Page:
total number of districts on which the fragmentary
returns that reach him are based. For instance. If
he desires to make a forecast of th* result* In
New-York State, he must remember that there are
4,646 election districts in the State. SRI in New-York
County. 1,522 in New- York City. 892 In Manhattan
and The Bronx. 518 In Brooklyn. 72 ln Queens and 40
It Is evident that th» average plurality of any
candidate In a few election districts of each of
these divisions, when multiplied by the whole num
ber of election districts In that division, will give
the "Indicated" plurality of the candidate In the
entire division. Suppose that ten election districts
ln Manhattan and The Bronx give McKlnley 2.600
and Bryan 2.400. MrKlnley"s plurality In those ten
districts Is K.O. or an average of ten votes for each
election district. If this plurality should hol.l good
for the entire 892 election districts In Manhattan
and The Bronx. McKlnley would have a plurality
of 8.920 over Bryan In those two boroughs. This,
of course, is only the "indicated" plurality, and is
subject to change as more and" more returns come
in." - - p.y. .; :
By repeating the computation at Intervals as the
returns increase the average will bo found to change
gradually In the direction of the ultimate result,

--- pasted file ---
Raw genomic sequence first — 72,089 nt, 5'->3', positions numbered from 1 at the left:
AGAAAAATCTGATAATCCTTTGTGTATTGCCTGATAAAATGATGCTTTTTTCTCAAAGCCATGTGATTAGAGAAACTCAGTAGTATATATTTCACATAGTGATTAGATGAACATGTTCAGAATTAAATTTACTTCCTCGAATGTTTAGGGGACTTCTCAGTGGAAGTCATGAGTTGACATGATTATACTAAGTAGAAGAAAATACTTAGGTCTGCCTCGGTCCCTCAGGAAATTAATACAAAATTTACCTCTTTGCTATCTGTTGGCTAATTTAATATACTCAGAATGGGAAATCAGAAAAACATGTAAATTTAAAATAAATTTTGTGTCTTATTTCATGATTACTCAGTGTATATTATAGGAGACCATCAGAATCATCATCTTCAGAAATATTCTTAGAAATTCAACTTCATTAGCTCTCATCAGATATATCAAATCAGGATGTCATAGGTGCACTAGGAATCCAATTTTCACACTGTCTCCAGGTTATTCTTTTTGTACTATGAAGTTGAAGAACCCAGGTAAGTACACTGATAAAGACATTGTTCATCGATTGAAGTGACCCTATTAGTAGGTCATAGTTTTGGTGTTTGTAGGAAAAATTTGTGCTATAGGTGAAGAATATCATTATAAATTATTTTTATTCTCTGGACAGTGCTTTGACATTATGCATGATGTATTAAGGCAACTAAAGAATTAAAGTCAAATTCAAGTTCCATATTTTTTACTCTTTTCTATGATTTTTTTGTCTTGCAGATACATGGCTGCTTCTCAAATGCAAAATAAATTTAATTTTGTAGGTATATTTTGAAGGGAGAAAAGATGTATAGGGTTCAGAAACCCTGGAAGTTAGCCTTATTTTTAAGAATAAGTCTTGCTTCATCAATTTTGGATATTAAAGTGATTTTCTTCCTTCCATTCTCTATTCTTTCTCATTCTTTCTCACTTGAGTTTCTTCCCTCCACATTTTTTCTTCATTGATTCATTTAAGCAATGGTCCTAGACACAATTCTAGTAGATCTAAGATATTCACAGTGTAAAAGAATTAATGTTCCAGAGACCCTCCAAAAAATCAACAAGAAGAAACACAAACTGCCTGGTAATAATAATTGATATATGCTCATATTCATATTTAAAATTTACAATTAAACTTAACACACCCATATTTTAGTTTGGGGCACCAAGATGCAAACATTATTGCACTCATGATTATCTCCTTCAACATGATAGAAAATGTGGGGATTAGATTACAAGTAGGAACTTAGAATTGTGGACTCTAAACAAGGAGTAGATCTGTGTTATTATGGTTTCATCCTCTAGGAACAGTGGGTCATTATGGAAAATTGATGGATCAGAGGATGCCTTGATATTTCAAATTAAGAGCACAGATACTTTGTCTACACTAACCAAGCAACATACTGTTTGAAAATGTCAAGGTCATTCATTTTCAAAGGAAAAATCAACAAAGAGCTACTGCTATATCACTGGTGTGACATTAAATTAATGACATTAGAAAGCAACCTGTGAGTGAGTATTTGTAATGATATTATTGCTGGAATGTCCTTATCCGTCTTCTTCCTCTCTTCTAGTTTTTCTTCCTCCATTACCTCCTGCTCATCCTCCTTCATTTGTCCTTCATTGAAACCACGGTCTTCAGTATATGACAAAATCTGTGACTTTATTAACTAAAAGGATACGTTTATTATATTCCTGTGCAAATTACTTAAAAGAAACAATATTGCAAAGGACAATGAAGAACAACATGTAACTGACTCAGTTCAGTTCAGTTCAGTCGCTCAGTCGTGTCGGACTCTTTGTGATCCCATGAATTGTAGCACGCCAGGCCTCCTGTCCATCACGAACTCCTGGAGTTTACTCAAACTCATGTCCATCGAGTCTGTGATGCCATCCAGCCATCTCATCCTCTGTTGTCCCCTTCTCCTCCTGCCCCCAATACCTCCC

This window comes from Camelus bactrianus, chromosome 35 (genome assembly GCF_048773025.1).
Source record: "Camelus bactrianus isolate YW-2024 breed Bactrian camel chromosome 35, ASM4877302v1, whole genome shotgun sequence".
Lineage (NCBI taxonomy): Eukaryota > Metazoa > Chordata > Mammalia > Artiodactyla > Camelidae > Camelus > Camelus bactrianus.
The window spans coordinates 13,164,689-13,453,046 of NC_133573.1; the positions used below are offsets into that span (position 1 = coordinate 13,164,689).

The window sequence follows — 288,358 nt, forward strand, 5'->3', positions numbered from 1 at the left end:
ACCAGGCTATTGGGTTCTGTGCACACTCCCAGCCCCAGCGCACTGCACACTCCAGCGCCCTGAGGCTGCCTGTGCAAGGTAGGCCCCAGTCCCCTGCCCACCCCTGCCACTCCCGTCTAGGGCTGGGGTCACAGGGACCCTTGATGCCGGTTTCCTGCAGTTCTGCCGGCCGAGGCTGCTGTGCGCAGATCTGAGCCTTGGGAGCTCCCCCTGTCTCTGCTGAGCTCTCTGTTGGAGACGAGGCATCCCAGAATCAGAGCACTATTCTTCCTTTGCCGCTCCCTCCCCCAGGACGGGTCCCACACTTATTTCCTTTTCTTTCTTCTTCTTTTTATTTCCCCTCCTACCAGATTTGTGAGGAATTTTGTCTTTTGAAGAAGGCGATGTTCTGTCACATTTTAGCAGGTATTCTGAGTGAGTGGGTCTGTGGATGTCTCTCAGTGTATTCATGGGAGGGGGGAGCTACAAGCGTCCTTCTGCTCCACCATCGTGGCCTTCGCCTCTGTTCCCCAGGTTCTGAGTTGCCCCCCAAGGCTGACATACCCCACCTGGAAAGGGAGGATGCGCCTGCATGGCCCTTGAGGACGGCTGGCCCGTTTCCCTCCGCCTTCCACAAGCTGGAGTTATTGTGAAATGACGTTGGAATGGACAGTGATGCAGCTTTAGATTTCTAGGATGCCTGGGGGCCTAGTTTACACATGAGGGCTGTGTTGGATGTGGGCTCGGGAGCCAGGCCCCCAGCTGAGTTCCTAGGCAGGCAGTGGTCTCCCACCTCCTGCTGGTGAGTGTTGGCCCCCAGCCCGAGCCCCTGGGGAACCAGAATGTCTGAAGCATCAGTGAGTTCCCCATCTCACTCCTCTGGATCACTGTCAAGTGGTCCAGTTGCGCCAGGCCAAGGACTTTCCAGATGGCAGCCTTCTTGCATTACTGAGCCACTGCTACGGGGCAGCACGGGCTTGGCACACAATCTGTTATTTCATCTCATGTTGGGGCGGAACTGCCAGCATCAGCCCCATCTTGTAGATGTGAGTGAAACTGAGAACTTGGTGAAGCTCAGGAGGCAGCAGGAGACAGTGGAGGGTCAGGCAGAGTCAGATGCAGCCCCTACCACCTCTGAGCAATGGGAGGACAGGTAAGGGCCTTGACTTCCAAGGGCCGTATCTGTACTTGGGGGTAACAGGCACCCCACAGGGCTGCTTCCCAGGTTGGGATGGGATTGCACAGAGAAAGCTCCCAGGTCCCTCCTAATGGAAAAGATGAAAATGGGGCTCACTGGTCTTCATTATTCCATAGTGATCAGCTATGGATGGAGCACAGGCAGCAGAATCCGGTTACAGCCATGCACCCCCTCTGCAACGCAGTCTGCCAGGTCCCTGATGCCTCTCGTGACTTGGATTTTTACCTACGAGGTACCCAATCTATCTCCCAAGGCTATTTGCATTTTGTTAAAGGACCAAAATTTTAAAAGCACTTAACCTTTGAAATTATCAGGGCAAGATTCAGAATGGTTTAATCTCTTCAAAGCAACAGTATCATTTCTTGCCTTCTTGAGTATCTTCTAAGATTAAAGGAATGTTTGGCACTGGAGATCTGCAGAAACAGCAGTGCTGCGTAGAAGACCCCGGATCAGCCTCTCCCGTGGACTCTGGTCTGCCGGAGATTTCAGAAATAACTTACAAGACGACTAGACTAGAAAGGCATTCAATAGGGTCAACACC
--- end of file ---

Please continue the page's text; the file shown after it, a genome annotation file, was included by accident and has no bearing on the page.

because the greater the number of returns used to
compute the average the more accurately will the
results Indicate the final plurality.
It may be well for those who use this system to
remember that then* arc 3.124 «*ectton districts in
this State outside of Greater New- fork, because
many of the returns will be found to com** In
something like this: "Forty election districts out
side of Greater New-York give McKlnley 8.G50:
Bryan. 6,250." These figures give McKlnley a total
plurality of 2.4C0 ln forty election districts, or an
average of 60 in each district. This would "Indi
cate" a total plurality In the 3.124 election districts
of 187,440 for McKlnley in the State outside of the
city. The same syHtem can be applied with equal
facility to Assembly or Senate districts or any
subdivisions of large districts where the exact
number of subdivisions Is known.
BROKERS TO BK ON DUTY AT.L NIGHT.
A good many brokerage houses have arranged to
have their staffs on duty all night to-night In thetr
uptown branch offices or In temporary offices In
that part of the city, for th..- accommodation of
customers who may desire to buy or sell stocks In
the London market on ascertaining the result of
the election for President. The New- York Stork
Exchange does not open until 10 o'clock on
Wednesday morning, while the London Exchange
customarily opens at 11 o'clock, or at 6 o'clock New-
York time, and trading on the "curb" by London
brokers will be|tln as early as 3 o'clock New-York
time, by which hour the result of the Presidential
contcHt should hp knnwrn. An operator buying
Mocks in London by c:il>le at S a. m.. it Is figured,
in case of McKlnley's election, would be able to
take substantial profits by selling the same stocks
her" at the opening of the local exchanir**. where
prices may be expected to op^n higher if the cause
of sound money shall prevail.
Not a few brokerag. houses, it Is said, hare al
ready a considerable number of conditional buying
and selling orders In hand, to be executed in the
early hours of to-rrorrow morning, according to
the outcome of the election, and they expect to book
many more r>rders from customers who will gather